And this is the mindset Regan believes both the federal and state governments should embrace given both the current conditions and the possibility, if not likelihood, of a recession in 2020.

With the former, Regan noted that tariffs and the trade war are already taking a steep toll — on manufacturing but also other sectors of the economy, including agriculture — and the threat of more such actions loom large over the state and the region.

“Uncertainty around trade, in particular, grows by the day,” he said. “It seems like every day you wake up and there’s another round of tariffs. One of our longest members is Ocean Spray cranberries, and they’re getting killed by tariffs.”

As for the State House, Regan said lawmakers there should consider the current economic conditions and the threat of recession as they ponder additional mandates and taxes, including what is known officially as the Fair Share Amendment, but has been dubbed the millionaires’ tax.

That name conjures up thoughts of rich people sitting on a beach, he told BusinessWest, but the reality is that most of those who would be impacted by this measure, which would impose a 4% income-tax surcharge on annual income beyond $1 million, are business owners, as in the small to medium-sized business owners who dominate the state’s economy and especially the Western Mass. economy.

And recent research, including an in-depth report by Bloomberg News, shows that individuals hit with such taxes often leave for safer havens, taking their income with them, he noted.

“Bloomberg found that Connecticut, New York, and New Jersey face the largest financial drains from the 5 million Americans who move from one state to another each year,” AIM wrote in a recent blog post, citing other states that had passed taxes on high earners. “Connecticut lost the equivalent of 1.6% of its adjusted gross income, according to Bloomberg, because the people who moved out of the Nutmeg State had incomes that were 26% more, on average, than those people who moved in.”

Regan agreed, and said these numbers paint a grim picture and present a competitive disadvantage for the Commonwealth, one the Legislature should consider as it moves closer to joining other states in enacting such measures.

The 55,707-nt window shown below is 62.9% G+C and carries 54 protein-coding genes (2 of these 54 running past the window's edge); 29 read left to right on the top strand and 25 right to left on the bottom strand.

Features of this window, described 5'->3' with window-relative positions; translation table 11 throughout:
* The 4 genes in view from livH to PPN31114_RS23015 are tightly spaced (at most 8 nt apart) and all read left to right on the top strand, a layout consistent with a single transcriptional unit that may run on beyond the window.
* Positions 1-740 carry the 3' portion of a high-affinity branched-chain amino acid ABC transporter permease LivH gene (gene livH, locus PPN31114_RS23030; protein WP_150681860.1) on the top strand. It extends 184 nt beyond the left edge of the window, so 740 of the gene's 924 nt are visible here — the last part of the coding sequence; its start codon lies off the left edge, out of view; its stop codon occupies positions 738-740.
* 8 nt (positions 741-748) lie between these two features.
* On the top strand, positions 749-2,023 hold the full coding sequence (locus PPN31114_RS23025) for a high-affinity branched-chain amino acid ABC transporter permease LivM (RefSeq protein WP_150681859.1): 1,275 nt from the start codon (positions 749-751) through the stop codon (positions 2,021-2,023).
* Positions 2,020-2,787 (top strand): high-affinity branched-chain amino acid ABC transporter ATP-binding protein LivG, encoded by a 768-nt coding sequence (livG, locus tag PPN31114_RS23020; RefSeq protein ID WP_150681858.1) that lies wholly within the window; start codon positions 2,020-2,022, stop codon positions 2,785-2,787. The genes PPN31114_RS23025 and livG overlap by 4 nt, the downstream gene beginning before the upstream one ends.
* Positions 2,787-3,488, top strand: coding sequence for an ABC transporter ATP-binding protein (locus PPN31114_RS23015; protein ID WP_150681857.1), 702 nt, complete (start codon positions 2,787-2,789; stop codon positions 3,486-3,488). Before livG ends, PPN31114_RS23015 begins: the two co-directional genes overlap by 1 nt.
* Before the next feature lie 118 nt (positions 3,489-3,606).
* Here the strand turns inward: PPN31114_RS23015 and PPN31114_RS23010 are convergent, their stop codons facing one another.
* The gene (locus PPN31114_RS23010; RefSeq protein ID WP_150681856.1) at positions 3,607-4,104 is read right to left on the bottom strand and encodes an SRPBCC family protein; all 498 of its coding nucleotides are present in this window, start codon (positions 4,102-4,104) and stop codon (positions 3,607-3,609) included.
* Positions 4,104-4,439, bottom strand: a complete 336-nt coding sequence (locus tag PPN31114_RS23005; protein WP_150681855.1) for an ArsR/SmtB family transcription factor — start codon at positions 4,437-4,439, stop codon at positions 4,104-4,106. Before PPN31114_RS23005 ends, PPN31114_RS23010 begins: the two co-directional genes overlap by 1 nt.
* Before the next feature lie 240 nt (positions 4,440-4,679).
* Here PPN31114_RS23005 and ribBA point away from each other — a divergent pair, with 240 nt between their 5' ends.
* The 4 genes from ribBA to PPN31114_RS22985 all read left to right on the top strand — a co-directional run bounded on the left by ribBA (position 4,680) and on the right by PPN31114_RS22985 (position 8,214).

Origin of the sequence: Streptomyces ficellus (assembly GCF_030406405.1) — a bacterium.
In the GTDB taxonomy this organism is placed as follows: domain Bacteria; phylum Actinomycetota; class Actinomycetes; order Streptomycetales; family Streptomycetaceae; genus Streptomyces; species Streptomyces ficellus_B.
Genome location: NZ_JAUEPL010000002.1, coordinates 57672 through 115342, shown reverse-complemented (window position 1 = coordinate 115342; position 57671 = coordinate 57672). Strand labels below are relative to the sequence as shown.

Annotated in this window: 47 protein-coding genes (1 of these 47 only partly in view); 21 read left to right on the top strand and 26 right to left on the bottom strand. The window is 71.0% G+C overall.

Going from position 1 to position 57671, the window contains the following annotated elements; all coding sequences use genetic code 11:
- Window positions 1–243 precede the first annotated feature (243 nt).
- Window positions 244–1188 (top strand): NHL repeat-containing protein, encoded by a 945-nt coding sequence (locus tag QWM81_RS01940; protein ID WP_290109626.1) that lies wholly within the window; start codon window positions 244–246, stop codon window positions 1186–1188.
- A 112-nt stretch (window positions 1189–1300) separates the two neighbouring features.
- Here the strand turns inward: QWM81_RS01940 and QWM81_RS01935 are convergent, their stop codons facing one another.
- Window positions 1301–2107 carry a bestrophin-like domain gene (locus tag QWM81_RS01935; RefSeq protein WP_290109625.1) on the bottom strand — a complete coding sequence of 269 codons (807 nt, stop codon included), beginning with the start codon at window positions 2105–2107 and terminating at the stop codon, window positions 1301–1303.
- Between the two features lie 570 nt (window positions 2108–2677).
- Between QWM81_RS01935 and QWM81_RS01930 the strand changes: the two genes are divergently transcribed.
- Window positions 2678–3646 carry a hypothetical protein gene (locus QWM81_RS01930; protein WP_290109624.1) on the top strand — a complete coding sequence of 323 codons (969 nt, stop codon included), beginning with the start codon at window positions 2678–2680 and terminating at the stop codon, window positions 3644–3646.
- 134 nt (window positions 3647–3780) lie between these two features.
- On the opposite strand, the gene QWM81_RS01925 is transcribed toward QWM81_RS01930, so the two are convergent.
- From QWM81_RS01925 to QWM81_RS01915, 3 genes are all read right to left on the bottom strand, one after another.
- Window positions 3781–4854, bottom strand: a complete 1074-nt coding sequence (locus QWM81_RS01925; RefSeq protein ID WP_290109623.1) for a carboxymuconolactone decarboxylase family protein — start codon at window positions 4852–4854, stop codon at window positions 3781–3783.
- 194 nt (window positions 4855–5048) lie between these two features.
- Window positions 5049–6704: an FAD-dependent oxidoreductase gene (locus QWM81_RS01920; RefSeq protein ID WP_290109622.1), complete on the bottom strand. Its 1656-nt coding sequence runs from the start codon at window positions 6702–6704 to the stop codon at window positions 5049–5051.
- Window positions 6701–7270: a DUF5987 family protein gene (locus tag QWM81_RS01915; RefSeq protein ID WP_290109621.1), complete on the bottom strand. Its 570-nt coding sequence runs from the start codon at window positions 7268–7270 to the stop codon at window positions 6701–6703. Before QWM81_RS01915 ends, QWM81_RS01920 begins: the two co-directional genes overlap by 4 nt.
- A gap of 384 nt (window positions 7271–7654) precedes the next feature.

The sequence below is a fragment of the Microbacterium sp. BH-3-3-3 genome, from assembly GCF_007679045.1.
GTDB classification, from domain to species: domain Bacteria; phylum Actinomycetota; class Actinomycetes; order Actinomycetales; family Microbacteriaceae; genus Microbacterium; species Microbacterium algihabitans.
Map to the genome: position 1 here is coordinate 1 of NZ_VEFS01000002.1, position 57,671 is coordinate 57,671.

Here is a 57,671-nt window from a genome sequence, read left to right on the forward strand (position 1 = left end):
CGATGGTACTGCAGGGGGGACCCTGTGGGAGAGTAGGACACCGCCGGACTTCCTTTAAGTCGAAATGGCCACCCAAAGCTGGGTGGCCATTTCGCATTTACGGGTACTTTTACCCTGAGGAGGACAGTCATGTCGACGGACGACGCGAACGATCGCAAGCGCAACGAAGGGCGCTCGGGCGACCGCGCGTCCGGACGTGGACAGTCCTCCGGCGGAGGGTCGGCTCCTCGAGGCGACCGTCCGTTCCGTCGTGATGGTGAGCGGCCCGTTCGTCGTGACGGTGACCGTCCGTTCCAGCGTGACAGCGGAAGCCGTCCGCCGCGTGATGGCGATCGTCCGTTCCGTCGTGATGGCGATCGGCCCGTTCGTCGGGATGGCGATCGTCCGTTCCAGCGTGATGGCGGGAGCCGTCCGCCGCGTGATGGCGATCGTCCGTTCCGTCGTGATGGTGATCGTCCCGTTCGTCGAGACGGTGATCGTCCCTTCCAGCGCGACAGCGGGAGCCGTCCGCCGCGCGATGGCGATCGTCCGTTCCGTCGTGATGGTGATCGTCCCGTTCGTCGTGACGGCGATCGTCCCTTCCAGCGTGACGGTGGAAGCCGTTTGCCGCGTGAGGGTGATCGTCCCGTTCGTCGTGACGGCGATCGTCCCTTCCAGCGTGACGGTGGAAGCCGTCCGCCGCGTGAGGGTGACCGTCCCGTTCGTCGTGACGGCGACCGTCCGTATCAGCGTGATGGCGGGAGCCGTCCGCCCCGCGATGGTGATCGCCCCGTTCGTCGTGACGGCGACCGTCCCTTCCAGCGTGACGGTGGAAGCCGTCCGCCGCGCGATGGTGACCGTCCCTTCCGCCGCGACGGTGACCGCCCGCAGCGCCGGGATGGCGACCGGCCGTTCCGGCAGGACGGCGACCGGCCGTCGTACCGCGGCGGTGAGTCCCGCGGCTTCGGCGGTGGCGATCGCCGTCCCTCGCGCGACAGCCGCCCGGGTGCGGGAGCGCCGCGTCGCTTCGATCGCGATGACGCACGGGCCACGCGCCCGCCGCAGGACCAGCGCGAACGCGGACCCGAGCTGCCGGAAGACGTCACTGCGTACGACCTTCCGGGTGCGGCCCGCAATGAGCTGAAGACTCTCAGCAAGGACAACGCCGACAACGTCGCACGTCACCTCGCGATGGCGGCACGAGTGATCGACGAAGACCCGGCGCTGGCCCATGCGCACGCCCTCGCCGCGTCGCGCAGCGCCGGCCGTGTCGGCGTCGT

“I love it when elected officials roll out statistics that show ‘30 states do this’ or ‘20 states do that,’” he said. “We can tell them we have a whole list of states that have tried the wealth-tax approach, and it’s bombed, and they say, ‘well, that’s different.’

“How is it different?” he went on. “How are we not going to experience the same things that they’ve experienced?”

Bottom Line

Returning to that survey of AIM members, a few of the business owners polled expressed confidence about riding out what appears to be a storm on the horizon.

“We think we’ll be immune from the contraction,” wrote one, while another said, “our industry is counter-cyclical; when the economy contracts, our industry usually receives a boost.”

Those sentiments don’t apply to most businesses, certainly, and Regan knows that. And that’s why AIM’s new president and CEO is working hard to convince lawmakers to do what his members are doing — what’s best for business and what’s best for long-term economic health.

George O’Brien can be reached at [email protected]

Community Spotlight

Community Spotlight

Diana Schindler

Diana Schindler says it’s key for Deerfield to balance the town’s rural character with needed economic growth.

Deerfield boasts numerous draws for businesses looking to relocate, Diana Schindler says, from its reasonable property-tax rate to its proximity to Interstate 91, Route 116, and Routes 5 and 10.

But there’s also been some pushback against some of those businesses, which reared its head when residents recently spoke out against a proposed Dollar General store in town. The Planning Board listened and turned down the project, said Schindler, Deerfield’s interim town administrator.

“There’s been a feeling in the community that they want that at arm’s length — that big-box retail development, drive-thrus, things they don’t feel are part of the culture of old Deerfield. It’s meaningful to them,” Schindler told BusinessWest.

“On the flip side, it creates more of a burden on the residential tax base,” she went on, noting that more than 80% of the town’s tax base is residential. “There’s a cost to the citizens in their tax rate and the sustainability of that tax rate. Deerfield has always readily paid for the level of service its citizenry wants and expects, but at the expense of not doing some major projects.”

For instance, the town is looking at a $1 million cost to replace a tank at the South Deerfield Wastewater Treatment Plant, which is only the tip of the iceberg when it comes to needed work at the facility over the next decade or two. Then there are plans to expand the Tilton Library and develop a shared senior center with surrounding communities.

“Seniors are asking for that. But all this adds up to millions of dollars, and you have the pressure of limiting development — or, rather, wanting development that will fit into the culture, which does limit it to some capacity,” Schindler said. “Less than 20% of the tax base is commercial/industrial, which is not a lot considering the viability of the property we have along 5/10 and a couple other areas. It’s going to become a question for the citizenry — is it sustainable?”